Gina Wilson Beckles, Ph.D.
Program Evaluation Services, Inc.
Life is about opportunities. They are ever present and we must learn to seize them as they present themselves. For instance, take the world of grants. The opportunity to secure funding through grants is seemingly boundless these days. First, there is The Giving Pledge , where some of the richest people in the world, including Bill Gates and Warren Buffett, have pledged to give away half of their fortunes. This single act is expected to generate approximately $600 billion in charitable giving!
Now before you run off and start writing a grant proposal, consider the old quote that states, though many are called, few are chosen . This is definitely true when it comes to the grantsmanship process. Many organizations are going to try to secure grant funding for their callings, ideas, and visions but only a select few of these proposals will ever actually be funded. Here are some of the top reasons why so many proposals will fail to receive funding:
The first reason is that the person or persons preparing the proposal did not explicitly follow the guidelines. Guidelines are presented for a reason and agencies expect them to be strictly adhered to. They expect potential grantees to meet all eligibility criteria. They expect them to be located in the appropriate geographic regions. They expect them to have adequate support personnel to operationalize the plans as set forth in their proposals. Most importantly, before they even open a proposal, they expect it to be submitted on time!
A second reason is that the proposal may be too vague. It does not clearly outline the specifics that the granting agency or foundation is looking for. Some of these include not clearly defining the target population, not identifying the specific activities that will take place, or not specifying how and where the recipients of the services will be served.
A third reason is that the focus of the proposal may be too narrow. The population being targeted may be so narrow that the agency or foundation feels that the services offered under the grant are not widespread enough to make a significant, measurable impact. In other words, it does not touch enough lives to really make a difference.
Alternatively, a fourth reason is that the proposal may be too broad. Yes, we would all like to change the world by completely eliminating certain societal ills such as hunger and poverty. However, these types of goals are far too unrealistic to be either reasonable or practical and the granting agency knows that their funds would be much better utilized elsewhere. So the goals within grants must be achievable, reachable, doable, and measurable.
A fifth reason is that the organization is a start up or does not have a significant enough track record to be considered credible. Furthermore, the organization has not taken the initiative to overcome this weakness by partnering with other established, reputable organizations that can increase their credibility. One must realize that, when a proposal is submitted, the requestor is basically asking an agency or foundation to hand over thousands or possibly millions of dollars. Especially during the tough times that we are currently living in where headlines often read of fraud, scams, and other forms of financial deceit, granting agencies want to know that their funds are being distributed to credible, worthy organizations that take their fiduciary responsibilities seriously and operate with high levels of integrity. Furthermore, grantors want to know that grantees have the necessary knowledge, skills, and experience to accomplish the goals as stated in their grant proposals. In other words, they want to know that they are going to get what they pay for!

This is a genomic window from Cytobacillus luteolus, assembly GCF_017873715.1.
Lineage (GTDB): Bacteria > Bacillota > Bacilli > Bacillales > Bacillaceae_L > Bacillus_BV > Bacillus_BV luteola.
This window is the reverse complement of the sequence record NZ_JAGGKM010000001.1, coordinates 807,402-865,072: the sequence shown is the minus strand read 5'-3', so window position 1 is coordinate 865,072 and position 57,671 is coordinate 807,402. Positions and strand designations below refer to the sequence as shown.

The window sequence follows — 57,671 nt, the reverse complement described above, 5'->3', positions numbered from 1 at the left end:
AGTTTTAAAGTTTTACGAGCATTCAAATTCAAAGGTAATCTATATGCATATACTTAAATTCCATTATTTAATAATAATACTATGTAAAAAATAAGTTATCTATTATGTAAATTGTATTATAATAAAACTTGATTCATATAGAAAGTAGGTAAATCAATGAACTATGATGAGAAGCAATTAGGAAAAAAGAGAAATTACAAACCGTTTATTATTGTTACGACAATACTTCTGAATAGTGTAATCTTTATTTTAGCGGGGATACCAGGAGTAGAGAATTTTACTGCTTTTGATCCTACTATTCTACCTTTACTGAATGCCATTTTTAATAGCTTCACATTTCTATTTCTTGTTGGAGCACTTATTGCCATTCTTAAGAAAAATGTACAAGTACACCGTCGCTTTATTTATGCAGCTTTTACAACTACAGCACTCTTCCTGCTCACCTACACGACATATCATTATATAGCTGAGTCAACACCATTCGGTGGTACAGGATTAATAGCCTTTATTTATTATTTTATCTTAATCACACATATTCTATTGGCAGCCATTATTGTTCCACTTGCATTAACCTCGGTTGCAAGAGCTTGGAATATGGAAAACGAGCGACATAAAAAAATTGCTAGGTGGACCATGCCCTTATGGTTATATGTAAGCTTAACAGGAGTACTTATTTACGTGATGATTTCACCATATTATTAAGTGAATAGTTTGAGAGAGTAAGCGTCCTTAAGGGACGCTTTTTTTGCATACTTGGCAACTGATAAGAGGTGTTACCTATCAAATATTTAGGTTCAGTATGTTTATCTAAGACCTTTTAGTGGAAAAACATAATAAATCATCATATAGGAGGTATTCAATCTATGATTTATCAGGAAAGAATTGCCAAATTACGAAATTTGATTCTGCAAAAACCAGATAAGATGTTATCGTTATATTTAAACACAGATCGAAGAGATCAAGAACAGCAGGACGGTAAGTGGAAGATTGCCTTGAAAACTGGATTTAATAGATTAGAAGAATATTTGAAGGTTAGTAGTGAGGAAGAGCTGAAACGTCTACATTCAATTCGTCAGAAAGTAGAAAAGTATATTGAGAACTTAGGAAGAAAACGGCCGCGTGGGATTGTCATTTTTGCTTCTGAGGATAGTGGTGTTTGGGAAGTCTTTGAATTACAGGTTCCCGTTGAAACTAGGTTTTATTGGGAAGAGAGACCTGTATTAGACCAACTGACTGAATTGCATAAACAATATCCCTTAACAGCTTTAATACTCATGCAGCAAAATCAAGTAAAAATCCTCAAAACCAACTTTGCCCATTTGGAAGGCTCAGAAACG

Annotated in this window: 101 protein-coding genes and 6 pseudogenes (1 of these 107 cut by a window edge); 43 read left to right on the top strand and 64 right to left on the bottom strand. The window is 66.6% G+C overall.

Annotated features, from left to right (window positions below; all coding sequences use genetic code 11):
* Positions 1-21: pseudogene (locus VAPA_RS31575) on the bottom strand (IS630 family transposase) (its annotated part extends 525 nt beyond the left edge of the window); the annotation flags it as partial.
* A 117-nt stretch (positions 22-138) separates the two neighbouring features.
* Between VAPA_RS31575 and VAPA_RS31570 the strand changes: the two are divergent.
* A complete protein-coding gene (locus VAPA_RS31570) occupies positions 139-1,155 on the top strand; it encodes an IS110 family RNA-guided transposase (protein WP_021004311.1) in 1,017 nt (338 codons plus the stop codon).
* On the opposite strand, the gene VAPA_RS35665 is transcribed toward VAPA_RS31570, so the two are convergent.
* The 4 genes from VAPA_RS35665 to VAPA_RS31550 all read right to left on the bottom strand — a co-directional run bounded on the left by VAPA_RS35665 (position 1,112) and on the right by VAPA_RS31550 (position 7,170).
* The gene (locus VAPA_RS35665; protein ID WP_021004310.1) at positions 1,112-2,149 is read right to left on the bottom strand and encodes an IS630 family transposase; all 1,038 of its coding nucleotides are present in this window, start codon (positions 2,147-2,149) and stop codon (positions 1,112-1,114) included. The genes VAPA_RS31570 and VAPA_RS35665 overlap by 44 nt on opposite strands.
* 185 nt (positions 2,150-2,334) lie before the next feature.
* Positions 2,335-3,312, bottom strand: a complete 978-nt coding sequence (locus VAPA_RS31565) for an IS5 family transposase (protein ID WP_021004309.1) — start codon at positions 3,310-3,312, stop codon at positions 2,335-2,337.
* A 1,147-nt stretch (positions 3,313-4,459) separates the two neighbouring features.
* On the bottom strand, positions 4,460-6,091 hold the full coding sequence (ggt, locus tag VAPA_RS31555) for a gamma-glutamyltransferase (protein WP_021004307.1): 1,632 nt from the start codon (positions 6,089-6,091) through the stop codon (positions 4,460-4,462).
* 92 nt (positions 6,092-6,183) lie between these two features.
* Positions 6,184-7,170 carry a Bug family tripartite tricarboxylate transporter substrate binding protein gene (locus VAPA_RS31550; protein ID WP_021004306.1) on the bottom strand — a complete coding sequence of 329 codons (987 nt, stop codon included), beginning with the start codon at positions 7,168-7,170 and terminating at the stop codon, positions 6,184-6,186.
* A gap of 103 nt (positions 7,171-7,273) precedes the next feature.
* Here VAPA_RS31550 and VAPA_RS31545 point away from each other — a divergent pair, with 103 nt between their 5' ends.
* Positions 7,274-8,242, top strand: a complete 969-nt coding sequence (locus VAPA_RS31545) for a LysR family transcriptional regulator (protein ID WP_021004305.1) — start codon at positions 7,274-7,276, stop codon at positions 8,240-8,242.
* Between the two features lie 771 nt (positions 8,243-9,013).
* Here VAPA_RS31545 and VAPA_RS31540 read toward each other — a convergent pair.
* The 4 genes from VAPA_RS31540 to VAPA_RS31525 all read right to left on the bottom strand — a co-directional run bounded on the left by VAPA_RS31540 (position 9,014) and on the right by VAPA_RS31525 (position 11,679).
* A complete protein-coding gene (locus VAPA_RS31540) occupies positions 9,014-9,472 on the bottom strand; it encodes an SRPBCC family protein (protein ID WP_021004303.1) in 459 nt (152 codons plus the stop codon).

A sixth reason is that the requesting organization has not presented a clear evaluation plan. It is all about accountability. How is it going to be shown that the goals were or were not accomplished, as stated in the proposal? What kind of measures are going to be used? Are these measures going to be generated and presented by an internal or external evaluator? Grantors simply want to know that grantees have adequate systems in place to accurately measure what is accomplished under these grants.
Finally, sometimes there are circumstances beyond our control that prevent grants from being awarded and funded. Some of these circumstances include budget cuts resulting in grants being withdrawn, changes in focus or priorities, foundations that cease to exist, etc. So basically, a grant proposal can be the best one ever prepared in the history of time and still not get awarded or funded.
So be very cognizant of what granting agencies and foundations are looking for when they make grants available and follow their solicitations meticulously. Read over the proposal several times and pay close attention to all relevant details. Remember, it is clear in your mind what you want to do but the granting agency has no clue. It is your job to present your thoughts and ideas in a clear, concise and logical way so that the granting agency or foundation can have a thorough understanding as well. This will ensure that both the grantor and the grantee are absolutely clear about the expectations that they have for each other, thereby resulting in a win-win situation where all involved parties are satisfied. Happy grant writing!